Background and aim In 2013, Diaz-Nieto et al published a Cochrane review to summarise the impact of postsurgical chemotherapy versus surgery alone on survival for resectable gastric cancer. The authors concluded that postsurgical chemotherapy showed an improvement in overall survival. The aim of this article was to assess the validity of four studies included in the Cochrane review and to investigate the impact of an exclusion of these four studies on the result of the meta-analysis.
Methods Overall survival was selected as endpoint of interest. Among the 34 included papers which analysed this endpoint, we identified the four publications which have the highest weights to influence the final result. The validity of these papers was analysed using the CONSORT (Consolidated Standards of Reporting Trials) checklist for randomised controlled trials. We performed a new meta-analysis without the four studies in order to assess their impact on the general result of the original meta-analysis.
Results The analysed four studies revealed several inconsistencies: inappropriate answers were found in up to 77% of the items of the CONSORT checklist. Unclear or inadequate randomisation, missing blinded set-up, conflict of interest and lacking intention-to-treat analysis were the most common findings. When performing a meta-analysis excluding the four criticised studies, postsurgical chemotherapy still showed a significant improvement in overall survival. Even when excluding all single studies with a statistically significant outcome by themselves and performing a meta-analysis on the remaining 26 studies, the result remains statistically significant.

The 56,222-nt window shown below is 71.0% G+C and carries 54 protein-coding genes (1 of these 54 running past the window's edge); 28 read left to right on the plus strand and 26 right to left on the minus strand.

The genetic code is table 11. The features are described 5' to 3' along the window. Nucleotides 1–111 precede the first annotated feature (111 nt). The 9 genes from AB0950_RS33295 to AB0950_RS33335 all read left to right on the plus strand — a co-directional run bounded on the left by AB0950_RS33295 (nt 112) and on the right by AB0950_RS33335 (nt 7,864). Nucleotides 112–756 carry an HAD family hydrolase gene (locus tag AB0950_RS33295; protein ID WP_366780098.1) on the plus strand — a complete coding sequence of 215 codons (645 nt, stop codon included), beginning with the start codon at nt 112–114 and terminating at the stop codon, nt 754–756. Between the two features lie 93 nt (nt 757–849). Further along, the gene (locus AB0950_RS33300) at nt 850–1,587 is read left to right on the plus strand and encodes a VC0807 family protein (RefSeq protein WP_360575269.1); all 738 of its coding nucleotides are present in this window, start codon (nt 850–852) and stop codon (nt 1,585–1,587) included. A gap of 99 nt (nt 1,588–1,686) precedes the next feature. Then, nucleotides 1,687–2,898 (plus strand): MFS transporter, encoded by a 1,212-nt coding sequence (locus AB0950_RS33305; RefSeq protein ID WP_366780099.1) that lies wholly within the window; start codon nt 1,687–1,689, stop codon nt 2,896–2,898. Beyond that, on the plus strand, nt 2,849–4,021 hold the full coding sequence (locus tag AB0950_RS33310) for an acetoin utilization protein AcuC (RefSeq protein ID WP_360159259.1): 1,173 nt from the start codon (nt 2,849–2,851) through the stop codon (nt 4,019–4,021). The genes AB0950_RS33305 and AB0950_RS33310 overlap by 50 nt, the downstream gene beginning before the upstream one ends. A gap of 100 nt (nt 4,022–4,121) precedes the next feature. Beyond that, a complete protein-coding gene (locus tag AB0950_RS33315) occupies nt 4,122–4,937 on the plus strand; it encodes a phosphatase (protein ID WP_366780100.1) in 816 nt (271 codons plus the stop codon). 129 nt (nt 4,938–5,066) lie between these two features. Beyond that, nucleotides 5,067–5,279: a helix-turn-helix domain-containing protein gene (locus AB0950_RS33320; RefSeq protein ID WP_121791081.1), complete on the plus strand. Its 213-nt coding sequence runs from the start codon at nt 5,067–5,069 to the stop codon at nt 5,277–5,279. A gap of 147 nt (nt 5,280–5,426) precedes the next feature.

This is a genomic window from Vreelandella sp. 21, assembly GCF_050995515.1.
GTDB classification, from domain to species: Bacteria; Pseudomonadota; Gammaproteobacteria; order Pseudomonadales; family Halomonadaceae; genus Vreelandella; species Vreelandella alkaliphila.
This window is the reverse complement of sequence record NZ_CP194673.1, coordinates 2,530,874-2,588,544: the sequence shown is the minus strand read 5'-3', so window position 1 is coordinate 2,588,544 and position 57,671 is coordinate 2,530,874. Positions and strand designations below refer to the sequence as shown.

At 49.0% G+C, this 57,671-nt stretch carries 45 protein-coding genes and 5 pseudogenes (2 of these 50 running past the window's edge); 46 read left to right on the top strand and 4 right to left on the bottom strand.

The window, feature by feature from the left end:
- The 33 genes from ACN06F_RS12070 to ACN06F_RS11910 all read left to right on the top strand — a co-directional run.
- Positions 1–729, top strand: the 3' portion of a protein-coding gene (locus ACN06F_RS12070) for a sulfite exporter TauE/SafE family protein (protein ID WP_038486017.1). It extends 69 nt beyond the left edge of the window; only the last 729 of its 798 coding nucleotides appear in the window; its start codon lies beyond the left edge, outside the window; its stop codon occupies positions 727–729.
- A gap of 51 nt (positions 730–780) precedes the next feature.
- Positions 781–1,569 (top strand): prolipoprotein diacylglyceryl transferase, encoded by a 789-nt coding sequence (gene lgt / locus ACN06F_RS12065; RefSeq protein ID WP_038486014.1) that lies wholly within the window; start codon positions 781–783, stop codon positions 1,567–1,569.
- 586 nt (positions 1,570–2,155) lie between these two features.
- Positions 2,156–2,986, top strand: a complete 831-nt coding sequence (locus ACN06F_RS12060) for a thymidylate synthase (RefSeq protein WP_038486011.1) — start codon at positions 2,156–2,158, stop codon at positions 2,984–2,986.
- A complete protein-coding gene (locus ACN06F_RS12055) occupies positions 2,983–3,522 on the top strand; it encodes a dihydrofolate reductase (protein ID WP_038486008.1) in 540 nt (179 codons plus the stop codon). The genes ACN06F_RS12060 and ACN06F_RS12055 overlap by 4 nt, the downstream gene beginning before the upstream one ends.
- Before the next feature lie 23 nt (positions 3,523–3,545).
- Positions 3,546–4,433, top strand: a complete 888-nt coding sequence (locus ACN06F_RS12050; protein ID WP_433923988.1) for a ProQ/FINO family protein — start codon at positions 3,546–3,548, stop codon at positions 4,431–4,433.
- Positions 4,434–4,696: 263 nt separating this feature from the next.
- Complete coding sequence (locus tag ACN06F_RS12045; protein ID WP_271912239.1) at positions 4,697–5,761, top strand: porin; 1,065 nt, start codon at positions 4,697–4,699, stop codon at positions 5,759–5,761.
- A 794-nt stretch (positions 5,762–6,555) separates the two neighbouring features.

Conclusion The four most powerful publications in the Cochrane review show substantial deficits. We suggest a more critical appraisal regarding the validity of single studies. However, after the exclusion of these four studies, the result of the meta-analysis did not change.
- gastric cancer
- assessment of validity
- placebo effect
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Contributors GM, DHB and MK contributed substantially to conception and design of the study. GM and MK contributed to analysis and interpretation of the data and drafted the article. GM performed the meta-analysis. All authors gave the final approval of the version to be published.
Competing interests None declared.
Provenance and peer review Not commissioned; externally peer reviewed.